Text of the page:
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Evolution of cooperation in Ottawa

Mike Travisano discusses experimental evolution of multicellularity.

My talk here at the Evolution meetings inn Ottawa was taking 12 minutes in practice but I finished in 10. Nervous? Maybe, because I was arguing that most past measurements of fitness benefits to legumes from rhizobia are suspect, which would throw lots of results into question.

Typically, people who want to compare benefits from two different rhizobial strains inoculate host plants with each strain separately, then compare plant growth. But plants in the field are almost always nodulated by multiple strains. I showed that a plant inoculated with a slow-nodulating but highly efficient strain (which eventually provides lots of nitrogen, relative to its carbon cost) may provide no more growth than a less-efficient but faster nodulating strain, when each is inoculated alone. The problem is that plants with only the slow, efficient strain will be short of nitrogen at first, with compound-interest effects on growth. In the field, though, there will always be some fast-nodulating rhizobia. So it's not a matter of nodules vs. no nodules, but of how efficient those nodules are. So we inoculate plants with the two strains being compared, in different ratios, then measure plant growth as a function of the percent of nodules containing the focal strain. With this method, a computer model and actual data agree that an increase in growth with nodule occupancy by the focal strain indicates a more-efficient strain.

Maren Friesen suggested a similar method in a recent paper in New Phytologist. Unfortunately, her main conclusions were based on the old, one-strain-per-plant method.

Megan Frederickson gave a stimulating talk on cheating in symbionts. We have shown that soybean, alfalfa, and peas all impose fitness-reducing sanctions on rhizobia that fail to fix nitrogen, once established inside root nodules. Frederickson asked what maintains such sanctions? If they work, "cheaters" will be rare, so there will be only weak selection on legumes to maintain sanctions. She suggested that something else (such as a generalized response of sending more resources to parts of a root that supply more nitrogen) must select for the responses we call sanctions.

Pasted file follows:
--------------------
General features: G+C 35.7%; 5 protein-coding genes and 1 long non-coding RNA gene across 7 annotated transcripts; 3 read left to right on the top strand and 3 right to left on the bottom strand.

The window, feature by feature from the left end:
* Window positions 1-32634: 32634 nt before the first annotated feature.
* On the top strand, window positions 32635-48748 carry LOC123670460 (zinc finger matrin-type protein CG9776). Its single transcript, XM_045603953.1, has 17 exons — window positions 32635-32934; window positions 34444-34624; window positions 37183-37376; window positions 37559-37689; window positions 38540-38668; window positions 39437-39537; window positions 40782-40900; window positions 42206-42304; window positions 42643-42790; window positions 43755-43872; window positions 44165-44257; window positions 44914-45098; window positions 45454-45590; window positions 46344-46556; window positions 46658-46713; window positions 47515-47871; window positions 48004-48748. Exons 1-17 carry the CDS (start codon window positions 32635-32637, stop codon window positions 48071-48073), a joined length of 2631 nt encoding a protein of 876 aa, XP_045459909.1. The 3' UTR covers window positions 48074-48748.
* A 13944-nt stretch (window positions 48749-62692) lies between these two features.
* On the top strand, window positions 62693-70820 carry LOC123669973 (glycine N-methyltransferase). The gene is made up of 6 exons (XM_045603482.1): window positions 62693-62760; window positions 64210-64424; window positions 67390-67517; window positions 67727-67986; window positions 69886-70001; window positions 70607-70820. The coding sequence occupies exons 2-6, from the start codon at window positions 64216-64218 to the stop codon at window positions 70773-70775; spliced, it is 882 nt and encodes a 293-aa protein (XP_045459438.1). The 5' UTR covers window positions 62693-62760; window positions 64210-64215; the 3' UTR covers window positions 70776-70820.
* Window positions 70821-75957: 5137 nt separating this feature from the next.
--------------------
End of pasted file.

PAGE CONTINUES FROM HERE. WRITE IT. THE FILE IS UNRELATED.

I agree that cheaters would be rare under consistent sanctions, which could relax selection to maintain sanctions. But sanctions may not be that consistent. See Toby Kiers' "measured sanctions" paper. And maybe only a fraction of less-beneficial rhizobia are cheaters, that is, strains that benefit from diverting resources from nitrogen fixation to their own reproduction. Many may be defective mutants, that fix less nitrogen but don't benefit thereby. Sanctions would keep any individual strain of defective mutant rare, but there could be many different strains.

Frederickson's talk stimulated a lot of useful discussion afterwards and I am looking forward to seeing her paper.

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